In the mid-1950s, reincarnation was in and The Search for Bridey Murphy was being made, so Roger Corman asked Charles Griffith to write a script, which was originally called The Trance of Diana Love, which is a great title, and was to be in all iambic pentameter.
Griffith said, “I separated all the different things with sequences with the devil, which were really elaborate, and the dialogue in the past was all in iambic pentameter. Roger got very excited by that. He handed the script around for everybody to read, but nobody understood the dialogue, so he told me to translate it into English. The script was ruined.”
I can’t even add up how many wasted hours that was.
Mel Welles, who played Smolkin, told Interviews with B Science Fiction and Horror Movie Makers: Writers, Producers, Directors, Actors, Moguls and Makeup “it was a wonderful script and it probably would have been the cult film rather than Little Shop of Horrors had it been shot that way. But either Roger or someone at American-International Pictures didn’t think it was commercially viable to do it that way and at the last minute a decision was made to rewrite the script without that.”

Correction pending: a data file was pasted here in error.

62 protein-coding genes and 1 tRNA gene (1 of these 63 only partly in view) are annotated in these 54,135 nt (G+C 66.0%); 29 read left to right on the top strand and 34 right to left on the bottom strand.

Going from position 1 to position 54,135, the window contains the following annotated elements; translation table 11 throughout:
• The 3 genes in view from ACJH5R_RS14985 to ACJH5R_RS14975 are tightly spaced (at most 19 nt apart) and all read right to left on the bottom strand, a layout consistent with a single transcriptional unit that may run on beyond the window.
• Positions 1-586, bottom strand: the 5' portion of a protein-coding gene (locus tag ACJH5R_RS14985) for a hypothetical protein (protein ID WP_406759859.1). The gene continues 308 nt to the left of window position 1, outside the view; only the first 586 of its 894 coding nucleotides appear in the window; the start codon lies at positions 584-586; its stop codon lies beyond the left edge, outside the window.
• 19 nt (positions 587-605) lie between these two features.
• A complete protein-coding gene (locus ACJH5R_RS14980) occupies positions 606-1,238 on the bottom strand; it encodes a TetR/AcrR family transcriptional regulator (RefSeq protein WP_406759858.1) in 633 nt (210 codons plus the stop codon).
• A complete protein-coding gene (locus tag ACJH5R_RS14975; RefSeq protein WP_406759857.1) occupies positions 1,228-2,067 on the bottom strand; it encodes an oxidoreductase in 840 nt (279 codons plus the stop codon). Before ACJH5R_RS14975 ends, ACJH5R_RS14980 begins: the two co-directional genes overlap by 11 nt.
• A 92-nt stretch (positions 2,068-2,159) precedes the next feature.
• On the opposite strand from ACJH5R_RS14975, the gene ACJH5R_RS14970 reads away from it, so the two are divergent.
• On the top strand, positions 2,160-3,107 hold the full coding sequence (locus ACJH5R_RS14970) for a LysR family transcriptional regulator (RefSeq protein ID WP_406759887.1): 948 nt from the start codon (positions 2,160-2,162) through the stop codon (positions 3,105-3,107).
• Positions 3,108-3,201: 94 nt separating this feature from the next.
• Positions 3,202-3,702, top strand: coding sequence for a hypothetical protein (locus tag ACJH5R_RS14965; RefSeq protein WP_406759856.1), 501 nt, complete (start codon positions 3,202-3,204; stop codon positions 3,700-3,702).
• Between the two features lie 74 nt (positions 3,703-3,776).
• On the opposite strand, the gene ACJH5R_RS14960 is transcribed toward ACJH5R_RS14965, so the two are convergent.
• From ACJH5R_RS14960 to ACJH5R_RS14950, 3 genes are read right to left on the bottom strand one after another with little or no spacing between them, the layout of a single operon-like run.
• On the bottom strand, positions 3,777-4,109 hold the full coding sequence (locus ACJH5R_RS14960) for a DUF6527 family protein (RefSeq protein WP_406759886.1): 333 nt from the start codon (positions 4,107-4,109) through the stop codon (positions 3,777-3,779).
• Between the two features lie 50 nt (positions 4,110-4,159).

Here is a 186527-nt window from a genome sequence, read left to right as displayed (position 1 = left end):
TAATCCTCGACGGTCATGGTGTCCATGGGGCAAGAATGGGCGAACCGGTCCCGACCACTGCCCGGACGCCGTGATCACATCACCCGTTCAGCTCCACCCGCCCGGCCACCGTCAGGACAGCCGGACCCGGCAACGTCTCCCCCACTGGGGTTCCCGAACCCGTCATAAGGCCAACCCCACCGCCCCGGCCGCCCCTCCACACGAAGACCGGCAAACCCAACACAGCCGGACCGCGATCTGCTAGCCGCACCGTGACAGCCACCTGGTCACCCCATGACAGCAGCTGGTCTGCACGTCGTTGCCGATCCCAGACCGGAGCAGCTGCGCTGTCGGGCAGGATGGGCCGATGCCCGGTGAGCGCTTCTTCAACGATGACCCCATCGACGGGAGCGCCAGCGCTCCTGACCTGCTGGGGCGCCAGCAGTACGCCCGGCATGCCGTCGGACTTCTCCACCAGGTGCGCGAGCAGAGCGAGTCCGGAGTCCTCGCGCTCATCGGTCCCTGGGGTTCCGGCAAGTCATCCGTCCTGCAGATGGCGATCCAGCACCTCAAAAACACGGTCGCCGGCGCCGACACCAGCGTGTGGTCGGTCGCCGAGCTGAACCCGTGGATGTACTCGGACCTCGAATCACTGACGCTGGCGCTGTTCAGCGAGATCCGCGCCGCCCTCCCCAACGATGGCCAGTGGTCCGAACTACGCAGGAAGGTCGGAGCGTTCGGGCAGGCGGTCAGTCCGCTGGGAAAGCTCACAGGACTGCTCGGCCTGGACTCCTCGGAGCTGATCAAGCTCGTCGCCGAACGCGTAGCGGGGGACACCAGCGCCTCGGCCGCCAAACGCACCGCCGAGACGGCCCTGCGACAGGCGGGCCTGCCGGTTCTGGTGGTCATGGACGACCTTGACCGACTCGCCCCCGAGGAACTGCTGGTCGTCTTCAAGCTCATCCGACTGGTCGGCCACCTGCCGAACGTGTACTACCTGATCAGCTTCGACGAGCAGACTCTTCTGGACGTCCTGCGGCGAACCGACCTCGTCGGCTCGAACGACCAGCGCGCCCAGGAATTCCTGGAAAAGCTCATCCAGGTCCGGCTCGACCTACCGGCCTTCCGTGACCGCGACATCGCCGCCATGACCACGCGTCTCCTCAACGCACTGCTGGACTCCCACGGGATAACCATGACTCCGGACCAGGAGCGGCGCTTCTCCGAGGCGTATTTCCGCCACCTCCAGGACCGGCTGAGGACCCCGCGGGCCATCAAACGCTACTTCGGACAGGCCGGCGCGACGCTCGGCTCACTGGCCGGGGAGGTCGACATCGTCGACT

Quintus Ratcliff (Val DuFour) is a psychic researcher who has spent years in Tibet to learn how to mentally regress someone back into their past life. He wants to prove to an old professor that he can do this, so he hires Diana Love (Pamela Duncan) for $500 to place her into a trance for two days.
She’s soon back in the Middle Ages, trapped in the mind of her ancestor Helene, accused of witchcraft. Diana is able to inform her past self of how to escape, so she heads into the night and meets up with the real witch Livia (Allison Hayes) and even Satan himself (Richard Devon).
Using the link between Diana and Helene, Quintus comes back in time, hoping to convince Helene to avoid her death and change history.
With Billy Barty as an imp and Dick Miller as a leper, this Corman film may have been a cheap one — and one that caused him stress with the bad smelling fog and budget issues — but it’s a fun idea well told. You can’t even tell that it was shot inside a supermarket.
You can watch this on Tubi.